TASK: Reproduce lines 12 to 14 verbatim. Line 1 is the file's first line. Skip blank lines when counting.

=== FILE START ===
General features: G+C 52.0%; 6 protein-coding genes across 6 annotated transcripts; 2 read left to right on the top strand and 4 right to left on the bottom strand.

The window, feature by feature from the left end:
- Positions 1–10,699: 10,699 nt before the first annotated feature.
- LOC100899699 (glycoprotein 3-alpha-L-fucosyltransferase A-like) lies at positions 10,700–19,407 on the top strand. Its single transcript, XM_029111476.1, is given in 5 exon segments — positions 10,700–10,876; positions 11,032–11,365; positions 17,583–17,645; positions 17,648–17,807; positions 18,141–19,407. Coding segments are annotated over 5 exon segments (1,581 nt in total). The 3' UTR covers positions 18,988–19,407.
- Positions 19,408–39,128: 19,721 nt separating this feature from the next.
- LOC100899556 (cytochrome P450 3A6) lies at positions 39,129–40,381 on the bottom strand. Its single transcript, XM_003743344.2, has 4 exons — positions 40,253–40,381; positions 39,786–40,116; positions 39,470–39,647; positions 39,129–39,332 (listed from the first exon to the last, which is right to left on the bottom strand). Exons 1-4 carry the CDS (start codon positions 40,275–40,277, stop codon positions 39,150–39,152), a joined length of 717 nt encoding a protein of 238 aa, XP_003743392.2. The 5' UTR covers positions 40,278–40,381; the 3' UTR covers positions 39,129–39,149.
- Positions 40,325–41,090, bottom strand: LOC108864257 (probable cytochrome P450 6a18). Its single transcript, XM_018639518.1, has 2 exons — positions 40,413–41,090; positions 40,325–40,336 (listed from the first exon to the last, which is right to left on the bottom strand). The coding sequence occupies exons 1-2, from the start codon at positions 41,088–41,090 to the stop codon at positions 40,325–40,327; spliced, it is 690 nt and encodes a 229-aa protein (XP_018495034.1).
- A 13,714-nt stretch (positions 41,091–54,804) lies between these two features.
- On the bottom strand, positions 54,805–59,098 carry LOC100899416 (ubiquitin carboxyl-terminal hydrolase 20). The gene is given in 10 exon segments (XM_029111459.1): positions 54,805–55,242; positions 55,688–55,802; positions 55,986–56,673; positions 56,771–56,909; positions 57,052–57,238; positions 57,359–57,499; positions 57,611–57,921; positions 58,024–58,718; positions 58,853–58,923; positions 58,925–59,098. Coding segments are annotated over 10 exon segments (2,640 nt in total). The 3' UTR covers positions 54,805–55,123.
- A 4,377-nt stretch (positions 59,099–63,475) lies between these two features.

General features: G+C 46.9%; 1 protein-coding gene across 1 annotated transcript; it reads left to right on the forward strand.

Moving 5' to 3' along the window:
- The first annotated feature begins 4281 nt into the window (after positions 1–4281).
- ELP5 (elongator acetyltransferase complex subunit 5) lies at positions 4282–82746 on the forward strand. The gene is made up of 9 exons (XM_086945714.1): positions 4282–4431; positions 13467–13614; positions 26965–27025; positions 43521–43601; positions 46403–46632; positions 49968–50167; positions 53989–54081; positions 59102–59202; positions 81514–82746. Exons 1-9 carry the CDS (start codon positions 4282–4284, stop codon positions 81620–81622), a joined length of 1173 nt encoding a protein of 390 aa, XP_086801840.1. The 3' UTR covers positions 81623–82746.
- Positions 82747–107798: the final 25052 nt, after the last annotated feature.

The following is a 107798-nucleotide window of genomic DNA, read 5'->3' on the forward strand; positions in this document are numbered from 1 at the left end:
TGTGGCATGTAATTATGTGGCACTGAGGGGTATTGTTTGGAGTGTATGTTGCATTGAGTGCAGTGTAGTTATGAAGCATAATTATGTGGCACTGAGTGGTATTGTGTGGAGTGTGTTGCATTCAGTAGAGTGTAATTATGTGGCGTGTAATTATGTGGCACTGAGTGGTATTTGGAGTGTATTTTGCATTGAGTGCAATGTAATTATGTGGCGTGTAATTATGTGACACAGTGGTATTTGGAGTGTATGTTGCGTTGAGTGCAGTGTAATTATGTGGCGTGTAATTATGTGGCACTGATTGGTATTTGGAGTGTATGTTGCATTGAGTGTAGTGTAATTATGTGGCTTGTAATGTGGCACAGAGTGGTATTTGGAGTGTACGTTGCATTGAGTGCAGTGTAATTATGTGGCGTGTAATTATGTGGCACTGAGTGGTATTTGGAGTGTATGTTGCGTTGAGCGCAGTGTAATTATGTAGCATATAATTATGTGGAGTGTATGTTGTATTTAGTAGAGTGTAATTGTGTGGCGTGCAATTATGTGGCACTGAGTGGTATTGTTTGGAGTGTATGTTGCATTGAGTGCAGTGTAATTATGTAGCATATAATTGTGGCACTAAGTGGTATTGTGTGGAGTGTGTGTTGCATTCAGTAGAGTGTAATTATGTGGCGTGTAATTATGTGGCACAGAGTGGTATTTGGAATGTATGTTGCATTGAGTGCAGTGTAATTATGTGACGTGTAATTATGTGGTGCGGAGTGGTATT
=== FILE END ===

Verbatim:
Moving 5' to 3' along the window:
- The first annotated feature begins 4281 nt into the window (after positions 1–4281).
- ELP5 (elongator acetyltransferase complex subunit 5) lies at positions 4282–82746 on the forward strand. The gene is made up of 9 exons (XM_086945714.1): positions 4282–4431; positions 13467–13614; positions 26965–27025; positions 43521–43601; positions 46403–46632; positions 49968–50167; positions 53989–54081; positions 59102–59202; positions 81514–82746. Exons 1-9 carry the CDS (start codon positions 4282–4284, stop codon positions 81620–81622), a joined length of 1173 nt encoding a protein of 390 aa, XP_086801840.1. The 3' UTR covers positions 81623–82746.